• The New York Post

As Jeff Bezos buys up Maui, Hawaiian locals hope for the best

Jeff Bezos drops $78 million for a 14-acre Maui, Hawaii, estate with his own private bay.

Jeff Bezos just shelled out $78 million for a massive Hawaiian estate spanning over 14 acres, The Post can confirm.


But the Amazon founder has only hit the tip of the iceberg when it comes to investing in the Aloha State — which has locals worried.


Sources tell The Post that Bezos, 57, is currently scouting off-the-market ranches in Maui after buying property on Valley Isle’s south shore, known as La Perouse Bay.


Bezos had also been hoping to find a four-bedroom penthouse in Montage Kapalua Bay — a rarity at the luxury resort where he often stays — for his parents, located on the other side of the Maui island from the estate he purchased in June.




The entrepreneur-turned-astronaut purchased three different structures on his own private bay, with additional acreage under the Lochland Holdings LLC, property records reveal.


Bezos purchased the LLC from the Schatz family, the previous owners of the estate. Doug Schatz, a Colorado-based energy businessman, bought the property in 1996 for $4.2 million, and in the following years, he spent a few million more to buy the neighboring land.


Facebook CEO Mark Zuckerberg, who currently owns more than 1,300 acres of land on the island of Kauai, has reportedly spent over $100 million for his real estate transactions on the island.


Locals told The Post they have mixed feelings about tech moguls taking over the island.


“It is tough being born and raised here, seeing these real estate transactions and how it can drive up prices,” one source said. “On the island, an average home now costs 1 million — way above what most blue-collar workers can afford, so I always struggle with that.”


But on the other hand, the source mused that some of these “big-money” investors have really helped Hawaii, including Larry Ellison, who purchased 98% of Lanai in 2012 and moved to the island full time in December.


“On the other side of the coin you have Ellison — he improved so much of the infrastructure, like the Pineapple Plantation” the insider said. “You had parks deteriorating, infrastructure was in decay and he brought it back to life essentially.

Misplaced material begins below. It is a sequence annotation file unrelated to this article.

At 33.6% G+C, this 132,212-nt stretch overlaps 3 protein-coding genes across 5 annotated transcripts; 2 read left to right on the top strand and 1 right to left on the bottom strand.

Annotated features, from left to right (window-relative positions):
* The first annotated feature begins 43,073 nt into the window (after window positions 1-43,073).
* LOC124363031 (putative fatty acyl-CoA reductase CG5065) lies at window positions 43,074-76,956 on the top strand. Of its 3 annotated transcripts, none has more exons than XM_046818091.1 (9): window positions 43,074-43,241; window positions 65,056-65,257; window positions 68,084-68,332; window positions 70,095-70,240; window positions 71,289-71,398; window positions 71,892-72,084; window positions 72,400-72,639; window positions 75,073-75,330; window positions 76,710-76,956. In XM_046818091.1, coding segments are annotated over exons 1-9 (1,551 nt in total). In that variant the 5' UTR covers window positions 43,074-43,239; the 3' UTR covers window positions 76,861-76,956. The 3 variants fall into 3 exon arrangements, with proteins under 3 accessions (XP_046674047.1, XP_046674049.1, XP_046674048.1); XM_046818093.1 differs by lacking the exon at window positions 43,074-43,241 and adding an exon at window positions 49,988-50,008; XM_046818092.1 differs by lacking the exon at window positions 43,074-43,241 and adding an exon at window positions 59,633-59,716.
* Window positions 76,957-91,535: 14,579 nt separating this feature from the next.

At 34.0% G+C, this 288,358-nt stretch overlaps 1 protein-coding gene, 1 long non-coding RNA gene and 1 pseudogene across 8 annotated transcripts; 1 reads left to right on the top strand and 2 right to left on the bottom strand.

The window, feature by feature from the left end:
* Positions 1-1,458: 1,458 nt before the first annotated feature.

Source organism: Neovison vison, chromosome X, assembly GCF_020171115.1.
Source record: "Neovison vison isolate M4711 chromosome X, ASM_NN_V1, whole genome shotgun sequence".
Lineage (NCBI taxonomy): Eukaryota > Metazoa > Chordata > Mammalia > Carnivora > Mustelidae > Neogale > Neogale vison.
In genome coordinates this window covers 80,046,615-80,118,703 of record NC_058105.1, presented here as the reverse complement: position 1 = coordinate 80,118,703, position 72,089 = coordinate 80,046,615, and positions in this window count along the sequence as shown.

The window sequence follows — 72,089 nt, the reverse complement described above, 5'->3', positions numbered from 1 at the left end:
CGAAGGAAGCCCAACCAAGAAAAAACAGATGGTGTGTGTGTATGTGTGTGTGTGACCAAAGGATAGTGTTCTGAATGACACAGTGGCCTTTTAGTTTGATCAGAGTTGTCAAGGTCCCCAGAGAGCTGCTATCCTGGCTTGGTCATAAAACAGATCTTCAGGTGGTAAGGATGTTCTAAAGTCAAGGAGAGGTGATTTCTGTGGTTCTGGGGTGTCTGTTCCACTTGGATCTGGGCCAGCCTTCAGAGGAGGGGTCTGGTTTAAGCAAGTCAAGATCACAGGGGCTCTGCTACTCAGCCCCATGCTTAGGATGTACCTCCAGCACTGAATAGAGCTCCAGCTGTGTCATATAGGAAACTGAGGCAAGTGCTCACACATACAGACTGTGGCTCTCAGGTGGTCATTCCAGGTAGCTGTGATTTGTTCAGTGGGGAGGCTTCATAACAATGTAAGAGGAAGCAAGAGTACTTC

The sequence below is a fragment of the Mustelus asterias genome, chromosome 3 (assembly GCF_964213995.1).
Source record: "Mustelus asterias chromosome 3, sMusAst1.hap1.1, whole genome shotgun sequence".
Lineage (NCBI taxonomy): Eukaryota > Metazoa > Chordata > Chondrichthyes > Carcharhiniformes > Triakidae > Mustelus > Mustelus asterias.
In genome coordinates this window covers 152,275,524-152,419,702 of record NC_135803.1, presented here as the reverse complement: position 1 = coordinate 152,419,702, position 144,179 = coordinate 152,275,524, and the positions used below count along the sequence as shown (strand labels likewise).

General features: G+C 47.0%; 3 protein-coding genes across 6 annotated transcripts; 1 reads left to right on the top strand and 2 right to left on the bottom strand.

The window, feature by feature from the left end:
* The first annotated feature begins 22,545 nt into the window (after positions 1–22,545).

“It’s hard to know what Bezos’ intentions are this early on,” the source added.



“It’s very private from car access, so you can’t see the house if you’re driving by. It’s barricaded. You have to pass through several gates to get in and there is around-the-clock security.”


Sayles explained that the bay is considered a marine fishing reserve area, which makes it rare for individuals to have access to the waters, and fishing by a boat is not allowed.

The estate is also surrounded by thousands of acres of dormant lava fields where the Haleakalā volcano erupted over 400 years ago.


“My main memory is the coral floors. It felt like you were outside living ‘Gilligan’s Island’ style,” Sayle reiterated.


The main structure holds three bedrooms and three bathrooms and spans 4,450 square feet. The second property is a two-bedroom, two-and-half-bathroom guesthouse with 1,839 square feet. The third structure has three bedrooms and one bedroom and comes with 1,815 square feet of space.


While $78 million may seem overpriced for the secluded abode, a smaller estate nearby sold for $45 million last summer. At the time, it was known as the second most expensive real estate transaction in the state.


Bezos is now considered the second richest person in the world, with an estimated net worth of $191.4 billion, according to Forbes.


In addition to the $78 million Hawaiian property, he has a $500 million real estate portfolio, with properties in California, Texas, Washington and New York.


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